How The Glorious Socialist Revolution Generated A 681% Return For Goldman Sachs
Back in 2011, BlackRock's Larry Fink revealed one of the great unspoken truths of capital markets, namely that "markets like totalitarian governments." They also like authoritarian socialism, sprinkled in with a healthy dose of nationalization, because as Bloomberg reports, one of the biggest beneficiaries of over ten years of the "glorious socialist revolution" in Venezuela, coupled with over 1000 nationalizations by the bed-ridden and roughly 15 times deceased Hugo Chavez (if one believes all the rumors), is none other than Goldman Sachs, which generated some 681% in returns due to "aligning its interests" with those of the unshakable Venezuelan ruler.
Since taking office in 1999, Hugo Chavez has spread his socialist revolution in Venezuela by seizing more than 1,000 companies. For bondholders that stuck by him, he’s also delivered returns that are double the emerging- market average.
The 681 percent advance, equal to 14.7 percent annually, has enriched investors from OppenheimerFunds Inc. to Goldman Sachs Asset Management LP that counted on Chavez’s willingness to siphon the country’s oil wealth to pay its creditors in the face of start-stop growth and falling reserves. While his policies drove away enough investors to keep Venezuela’s borrowing costs over 12 percent on average during his tenure, or 4 percentage points higher than those of developing nations, he’s never missed a bond payment.
Venezuelan bonds accounted for about 6.7 percent of the holdings of Goldman Sachs’s $2.9 billion Growth & Emerging Markets Debt Fund, the third-biggest investment, according to data compiled by Bloomberg. The fund returned 12.8 percent over the past three years, outperforming 90 percent of its peers.
“This is a really great high-income and high-total-return investment for your portfolio,” said Sara Zervos, an emerging- market debt manager at New York-based OppenheimerFunds, which oversees $176 billion in assets and has invested in Venezuelan notes for more than a decade. “Chavez hasn’t done a lot of good for his country, but he has the objective to service the bonds. Our interests are aligned.”
Indeed they are. Just as they are aligned in the US, albeit inversely - because for every bond the US government issues, the Fed monetizes anywhere between 50% and 75% (and sometimes over 100% on a gross basis), with the result being excess reserves created flowing through into the coffers of firms like Goldman Sachs, which can then add domestic to already solid socialist returns abroad, by ramping stocks with the indirect proceeds of the Fed monetization.
But everything comes to an end, and while the Fed will not end its market intervention before it has no other choice (i.e., when the rate it pays on overnight reserves is greater than interest income on its "assets under management"), Goldman's Venezuelan faucet is about to run dry:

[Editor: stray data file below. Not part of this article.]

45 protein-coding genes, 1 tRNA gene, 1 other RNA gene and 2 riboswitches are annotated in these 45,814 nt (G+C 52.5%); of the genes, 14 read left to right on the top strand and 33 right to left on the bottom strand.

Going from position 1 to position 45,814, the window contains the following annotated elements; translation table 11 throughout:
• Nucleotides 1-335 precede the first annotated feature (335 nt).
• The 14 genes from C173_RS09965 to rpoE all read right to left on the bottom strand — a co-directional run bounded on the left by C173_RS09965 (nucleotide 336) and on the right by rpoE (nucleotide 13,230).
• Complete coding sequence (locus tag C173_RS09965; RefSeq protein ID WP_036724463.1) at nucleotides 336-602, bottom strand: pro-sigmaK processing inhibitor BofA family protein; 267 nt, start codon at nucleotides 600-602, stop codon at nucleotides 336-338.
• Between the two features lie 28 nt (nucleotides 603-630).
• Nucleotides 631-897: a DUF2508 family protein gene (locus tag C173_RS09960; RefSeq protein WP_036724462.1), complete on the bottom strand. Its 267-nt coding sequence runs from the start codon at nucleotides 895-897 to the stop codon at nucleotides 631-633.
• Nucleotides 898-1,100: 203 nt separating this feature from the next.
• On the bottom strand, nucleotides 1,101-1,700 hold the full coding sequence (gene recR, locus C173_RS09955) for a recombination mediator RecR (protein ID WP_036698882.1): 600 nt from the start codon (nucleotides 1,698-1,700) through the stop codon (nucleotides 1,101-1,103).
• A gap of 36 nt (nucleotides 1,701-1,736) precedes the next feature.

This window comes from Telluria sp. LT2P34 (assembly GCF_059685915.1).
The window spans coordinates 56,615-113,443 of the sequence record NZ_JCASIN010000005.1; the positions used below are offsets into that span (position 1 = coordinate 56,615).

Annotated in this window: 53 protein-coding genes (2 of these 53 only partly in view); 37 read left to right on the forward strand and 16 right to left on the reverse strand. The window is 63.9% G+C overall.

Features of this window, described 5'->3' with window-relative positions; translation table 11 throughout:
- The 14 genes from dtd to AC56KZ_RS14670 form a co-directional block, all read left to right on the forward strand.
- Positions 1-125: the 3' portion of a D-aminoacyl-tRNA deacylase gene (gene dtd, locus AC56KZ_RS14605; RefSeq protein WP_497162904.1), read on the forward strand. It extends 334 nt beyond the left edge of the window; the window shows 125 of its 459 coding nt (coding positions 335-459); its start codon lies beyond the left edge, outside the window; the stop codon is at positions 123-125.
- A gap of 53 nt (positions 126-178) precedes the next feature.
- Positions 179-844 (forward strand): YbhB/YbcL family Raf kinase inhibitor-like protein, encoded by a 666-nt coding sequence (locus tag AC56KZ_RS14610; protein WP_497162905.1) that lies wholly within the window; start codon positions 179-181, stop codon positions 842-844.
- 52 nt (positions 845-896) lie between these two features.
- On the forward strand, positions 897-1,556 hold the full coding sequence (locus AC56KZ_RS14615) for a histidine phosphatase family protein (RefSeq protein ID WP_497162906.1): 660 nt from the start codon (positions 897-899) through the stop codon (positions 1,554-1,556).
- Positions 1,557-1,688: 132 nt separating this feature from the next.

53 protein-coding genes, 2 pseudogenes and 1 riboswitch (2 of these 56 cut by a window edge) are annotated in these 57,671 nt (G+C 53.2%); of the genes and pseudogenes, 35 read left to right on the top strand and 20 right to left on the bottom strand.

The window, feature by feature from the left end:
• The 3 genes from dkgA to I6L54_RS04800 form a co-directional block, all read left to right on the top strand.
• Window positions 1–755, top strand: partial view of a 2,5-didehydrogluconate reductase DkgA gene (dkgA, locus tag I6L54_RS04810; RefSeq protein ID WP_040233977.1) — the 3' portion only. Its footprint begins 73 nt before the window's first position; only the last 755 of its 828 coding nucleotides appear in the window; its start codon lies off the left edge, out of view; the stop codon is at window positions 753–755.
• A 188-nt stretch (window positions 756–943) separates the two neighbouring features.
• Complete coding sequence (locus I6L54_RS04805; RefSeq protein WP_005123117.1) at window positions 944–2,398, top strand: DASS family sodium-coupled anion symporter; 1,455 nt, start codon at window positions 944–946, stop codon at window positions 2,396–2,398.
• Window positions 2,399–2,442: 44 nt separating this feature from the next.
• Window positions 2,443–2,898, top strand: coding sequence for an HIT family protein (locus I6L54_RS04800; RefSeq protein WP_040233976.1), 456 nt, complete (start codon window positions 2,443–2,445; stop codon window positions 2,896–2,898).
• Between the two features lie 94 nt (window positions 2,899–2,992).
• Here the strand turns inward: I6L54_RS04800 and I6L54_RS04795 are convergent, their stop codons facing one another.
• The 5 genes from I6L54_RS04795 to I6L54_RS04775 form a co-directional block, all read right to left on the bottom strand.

Now, as the 58-year-old leader battles cancer, the nation’s outsized returns may be nearing an end. While Venezuela’s benchmark bonds have climbed to a five-year high since Chavez said on Dec. 8 that he needed more surgery, they’re unlikely to replicate the gains they’ve posted in the past decade once the rally drives yields down closer in line with regional peers, according to Russell Dallen, the head trader at Caracas Capital Markets.
What happens after the inevitable passage is unclear, but will likely not be good news:
“While the story has been deteriorating, Venezuela will continue to pay their debt,” Sam Finkelstein, an emerging- market bond manager at Goldman Sachs Asset Management in New York, said in a telephone interview on Jan. 25. “The situation will have to be much tighter, more fragile for a default to be likely.”
A worst case scenario for Venezuela will have broad implications elsewhere, such as the oil market:
Chavez paid off the debt because non-payment would lead creditors to seize Venezuelan oil shipments, which supply half of the government’s revenue, according to Simon Nocera, a former economist at the International Monetary Fund. Bond investors can also freeze Venezuelan assets overseas, including refineries and gas stations of Citgo Petroleum Corp., a subsidiary of PDVSA, he said.
“Chavez makes noise, but he will never come out and say: ‘We are going to restructure our bonds,’” Nocera, now chief investment officer at Lumen Advisors LLC, said in a telephone interview from San Francisco on Jan. 23. “He knows if he does, he won’t sell the only product that allows him to survive. There’s no reason to be scared.”
True -there is never any reason to be scared, until the panic sets in. Just ask the Fed.
As for Goldman, don't feel bad about them: with the entire world turning socialist, the bank may simply focus on France next, or maybe even the US. Worst case, their aggressive ramping of operations in Africa will soon bear fruit, once the whole world grasps that the last race for commodity colonies, to be held between the US and China, together with the occasional drone, extended semiautomatic clip and mortar, will need lots and lots of debt - debt Goldman will be happy to fund for a price.
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